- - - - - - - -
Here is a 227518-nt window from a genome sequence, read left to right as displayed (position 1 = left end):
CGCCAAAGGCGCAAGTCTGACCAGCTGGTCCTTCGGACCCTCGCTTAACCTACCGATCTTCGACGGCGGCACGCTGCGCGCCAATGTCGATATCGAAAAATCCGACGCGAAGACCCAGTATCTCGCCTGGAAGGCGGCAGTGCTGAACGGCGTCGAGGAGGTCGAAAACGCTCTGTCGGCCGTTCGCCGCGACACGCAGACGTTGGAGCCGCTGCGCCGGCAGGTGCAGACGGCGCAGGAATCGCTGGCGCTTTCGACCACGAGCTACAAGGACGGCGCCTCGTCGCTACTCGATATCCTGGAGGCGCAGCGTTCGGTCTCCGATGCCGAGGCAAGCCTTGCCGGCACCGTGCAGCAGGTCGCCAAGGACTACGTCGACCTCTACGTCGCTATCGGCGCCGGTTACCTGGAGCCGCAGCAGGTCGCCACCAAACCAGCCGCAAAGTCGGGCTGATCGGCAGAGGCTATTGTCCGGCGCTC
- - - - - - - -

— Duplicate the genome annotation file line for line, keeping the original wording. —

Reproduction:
Here is a 227518-nt window from a genome sequence, read left to right as displayed (position 1 = left end):
CGCCAAAGGCGCAAGTCTGACCAGCTGGTCCTTCGGACCCTCGCTTAACCTACCGATCTTCGACGGCGGCACGCTGCGCGCCAATGTCGATATCGAAAAATCCGACGCGAAGACCCAGTATCTCGCCTGGAAGGCGGCAGTGCTGAACGGCGTCGAGGAGGTCGAAAACGCTCTGTCGGCCGTTCGCCGCGACACGCAGACGTTGGAGCCGCTGCGCCGGCAGGTGCAGACGGCGCAGGAATCGCTGGCGCTTTCGACCACGAGCTACAAGGACGGCGCCTCGTCGCTACTCGATATCCTGGAGGCGCAGCGTTCGGTCTCCGATGCCGAGGCAAGCCTTGCCGGCACCGTGCAGCAGGTCGCCAAGGACTACGTCGACCTCTACGTCGCTATCGGCGCCGGTTACCTGGAGCCGCAGCAGGTCGCCACCAAACCAGCCGCAAAGTCGGGCTGATCGGCAGAGGCTATTGTCCGGCGCTC